|Armagh and Dungannon||1,339||4.5|
|North and West Belfast||1,405||3.3|
|Newry and Mourne||464||1.8|
|Trust||Children placed and paid for by Trust (c)||Children placed and paid for by Trust as a|
% of the population aged under 18 (d)
|Children placed and paid for by Trust as a|
% of the private day care places (e)
|Craigavon and Banbridge||129||0.4||7.2|
|South and East Belfast||140||0.3||3.1|
|Armagh and Dungannon||81||0.3||6.0|
|Ulster Community and hospitals|
|Newry and Mourne||55||0.2||11.9|
|North and West Belfast||45||0.1||3.2|
Angela E. Smith: The Government regrets the Trade Union's decision to proceed with a statutory ballot for strike action. As part of the normal negotiating process officials had a series of meetings with trade union representatives on the 2005 pay round dating back to July of last year. In addition, my right hon. Friend the Secretary of State for Northern Ireland met personally with the Trade Union on two occasions in an attempt to reach agreement with them on the 2005 pay deal. During the course of the negotiations a number of information bulletins were issued to staff, continually up-dating them on the negotiations and providing them with details of the 3.49 per cent. pay offer made by management. This offer represented the maximum available to the Northern Ireland Civil Service under the terms of the Government's pay policy. Officials made it clear that they were prepared to negotiate the content of the offer in order better to meet Trade Union concerns, subject to remaining within the 3.49 per cent. envelope approved.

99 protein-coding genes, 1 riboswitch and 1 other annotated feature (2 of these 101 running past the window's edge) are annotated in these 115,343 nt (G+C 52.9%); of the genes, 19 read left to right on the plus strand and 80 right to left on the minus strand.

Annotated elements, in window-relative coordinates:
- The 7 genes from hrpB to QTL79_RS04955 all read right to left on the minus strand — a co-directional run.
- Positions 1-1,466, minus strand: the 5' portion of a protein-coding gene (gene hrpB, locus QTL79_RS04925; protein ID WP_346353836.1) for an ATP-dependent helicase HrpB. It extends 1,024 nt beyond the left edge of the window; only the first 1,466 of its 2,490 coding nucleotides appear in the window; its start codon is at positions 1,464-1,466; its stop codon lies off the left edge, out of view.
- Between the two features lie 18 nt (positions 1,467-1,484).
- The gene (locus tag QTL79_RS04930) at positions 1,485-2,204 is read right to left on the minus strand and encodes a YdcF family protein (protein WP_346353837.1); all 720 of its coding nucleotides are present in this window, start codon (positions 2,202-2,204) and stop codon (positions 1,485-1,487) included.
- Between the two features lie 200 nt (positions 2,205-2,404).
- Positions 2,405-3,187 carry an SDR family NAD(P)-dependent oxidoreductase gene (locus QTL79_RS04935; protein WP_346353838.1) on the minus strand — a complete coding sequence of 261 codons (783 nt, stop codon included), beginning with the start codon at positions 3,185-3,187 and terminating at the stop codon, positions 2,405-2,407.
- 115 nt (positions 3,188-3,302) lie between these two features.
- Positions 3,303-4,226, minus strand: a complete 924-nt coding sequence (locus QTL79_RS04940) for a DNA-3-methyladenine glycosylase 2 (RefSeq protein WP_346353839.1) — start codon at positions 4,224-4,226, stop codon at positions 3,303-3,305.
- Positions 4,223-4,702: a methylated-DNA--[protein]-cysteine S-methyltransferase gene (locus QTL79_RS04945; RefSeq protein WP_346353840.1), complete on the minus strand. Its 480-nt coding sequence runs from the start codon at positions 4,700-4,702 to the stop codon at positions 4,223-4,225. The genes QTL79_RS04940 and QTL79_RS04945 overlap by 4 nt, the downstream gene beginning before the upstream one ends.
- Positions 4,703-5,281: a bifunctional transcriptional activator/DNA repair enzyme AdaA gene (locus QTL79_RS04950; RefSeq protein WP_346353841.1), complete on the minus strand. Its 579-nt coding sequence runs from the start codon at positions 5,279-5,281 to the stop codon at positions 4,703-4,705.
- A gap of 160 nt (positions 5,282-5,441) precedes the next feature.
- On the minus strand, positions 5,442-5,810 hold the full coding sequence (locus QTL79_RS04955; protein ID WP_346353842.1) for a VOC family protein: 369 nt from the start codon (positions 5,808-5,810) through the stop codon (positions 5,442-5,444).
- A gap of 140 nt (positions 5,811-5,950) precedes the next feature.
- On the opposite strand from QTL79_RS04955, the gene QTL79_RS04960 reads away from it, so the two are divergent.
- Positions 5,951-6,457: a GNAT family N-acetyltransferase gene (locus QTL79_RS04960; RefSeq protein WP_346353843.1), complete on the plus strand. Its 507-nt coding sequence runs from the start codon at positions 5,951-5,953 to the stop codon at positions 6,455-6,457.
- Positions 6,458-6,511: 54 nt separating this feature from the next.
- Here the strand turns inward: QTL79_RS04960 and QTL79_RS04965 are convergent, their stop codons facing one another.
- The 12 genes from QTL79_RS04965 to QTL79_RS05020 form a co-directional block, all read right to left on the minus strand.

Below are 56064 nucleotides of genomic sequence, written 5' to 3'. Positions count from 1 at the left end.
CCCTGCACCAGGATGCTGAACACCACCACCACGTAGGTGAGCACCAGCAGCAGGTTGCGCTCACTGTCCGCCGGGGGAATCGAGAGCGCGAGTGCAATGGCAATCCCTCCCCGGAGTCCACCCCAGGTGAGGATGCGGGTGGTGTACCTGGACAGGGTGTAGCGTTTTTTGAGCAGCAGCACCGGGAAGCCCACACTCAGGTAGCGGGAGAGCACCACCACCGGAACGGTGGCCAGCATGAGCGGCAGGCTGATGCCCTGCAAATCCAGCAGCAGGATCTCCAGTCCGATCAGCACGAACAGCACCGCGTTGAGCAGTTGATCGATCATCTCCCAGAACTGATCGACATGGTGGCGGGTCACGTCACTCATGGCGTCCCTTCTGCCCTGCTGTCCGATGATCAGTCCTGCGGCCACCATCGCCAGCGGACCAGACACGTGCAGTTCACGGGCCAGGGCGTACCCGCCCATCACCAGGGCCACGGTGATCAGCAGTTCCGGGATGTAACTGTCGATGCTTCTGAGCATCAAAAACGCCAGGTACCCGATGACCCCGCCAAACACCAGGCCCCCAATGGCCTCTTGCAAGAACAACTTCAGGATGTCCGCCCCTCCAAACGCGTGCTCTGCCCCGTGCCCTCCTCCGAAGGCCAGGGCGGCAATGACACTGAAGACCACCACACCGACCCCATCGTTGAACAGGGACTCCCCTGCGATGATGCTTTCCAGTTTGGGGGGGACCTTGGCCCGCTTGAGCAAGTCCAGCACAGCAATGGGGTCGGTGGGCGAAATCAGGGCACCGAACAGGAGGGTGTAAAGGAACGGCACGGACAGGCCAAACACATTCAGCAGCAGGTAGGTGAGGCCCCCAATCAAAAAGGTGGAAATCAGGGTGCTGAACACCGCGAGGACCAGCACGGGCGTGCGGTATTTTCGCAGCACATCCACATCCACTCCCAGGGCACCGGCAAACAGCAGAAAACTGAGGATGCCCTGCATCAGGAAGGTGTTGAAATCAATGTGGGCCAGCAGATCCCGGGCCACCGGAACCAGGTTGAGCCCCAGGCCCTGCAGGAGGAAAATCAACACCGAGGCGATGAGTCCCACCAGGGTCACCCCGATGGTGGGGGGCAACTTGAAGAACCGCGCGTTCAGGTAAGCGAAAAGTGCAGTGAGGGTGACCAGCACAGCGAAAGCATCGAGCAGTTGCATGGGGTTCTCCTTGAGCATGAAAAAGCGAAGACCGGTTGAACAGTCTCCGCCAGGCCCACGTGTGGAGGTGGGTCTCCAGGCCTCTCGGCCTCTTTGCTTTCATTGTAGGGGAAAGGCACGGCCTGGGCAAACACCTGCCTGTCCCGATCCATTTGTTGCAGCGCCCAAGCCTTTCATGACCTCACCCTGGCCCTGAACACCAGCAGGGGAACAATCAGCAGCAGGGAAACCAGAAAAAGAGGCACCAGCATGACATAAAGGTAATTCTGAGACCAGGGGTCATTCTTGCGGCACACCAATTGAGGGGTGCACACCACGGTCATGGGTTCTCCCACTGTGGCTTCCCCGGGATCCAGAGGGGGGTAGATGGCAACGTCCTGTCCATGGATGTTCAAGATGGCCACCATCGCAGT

Under the terms of the offer the majority of staff this year will see their pay increase by between 2.2 per cent. and 6.5 per cent. depending on their position on their
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pay scale. It took cognisance of the fact that inflation was 2.3 per cent. at July 2005 (the settlement date was 1 August) while private sector earnings growth was less than 3 per cent. In this wider context I firmly believe that the 2005 pay deal is fair and reasonable and represents the best that could have been achieved for staff in the prevailing economic circumstances.
There was no additional money available for this year's pay round and as a result there was nothing to be gained in further delaying payment of the pay offer to staff. My right hon. Friend the Secretary of State therefore wrote to all staff on 20 December 2005 indicating that the deal would be paid as soon as possible. This was the fairest course of action in all the circumstances. Naturally it would have been preferable if agreement could have been reached with the Trade Union not just on this year's pay deal but on how best to address next year's pay remit. In that context My right hon. Friend the Secretary of State has invited the Trade Union to work with officials in developing the strongest possible business case in support of the 2006 pay remit. I hope that that invitation will be accepted and that we can work constructively together to secure the best possible deal for staff in 2006.
I hope that the staff will form a judgment based on the facts, and that a strike can thus be avoided. In the meantime however, Departments have been asked to draw up appropriate contingency plans to be put in train in the event of an all out strike. All appropriate measures will of course be taken to minimise the impact of any strike action on our public services.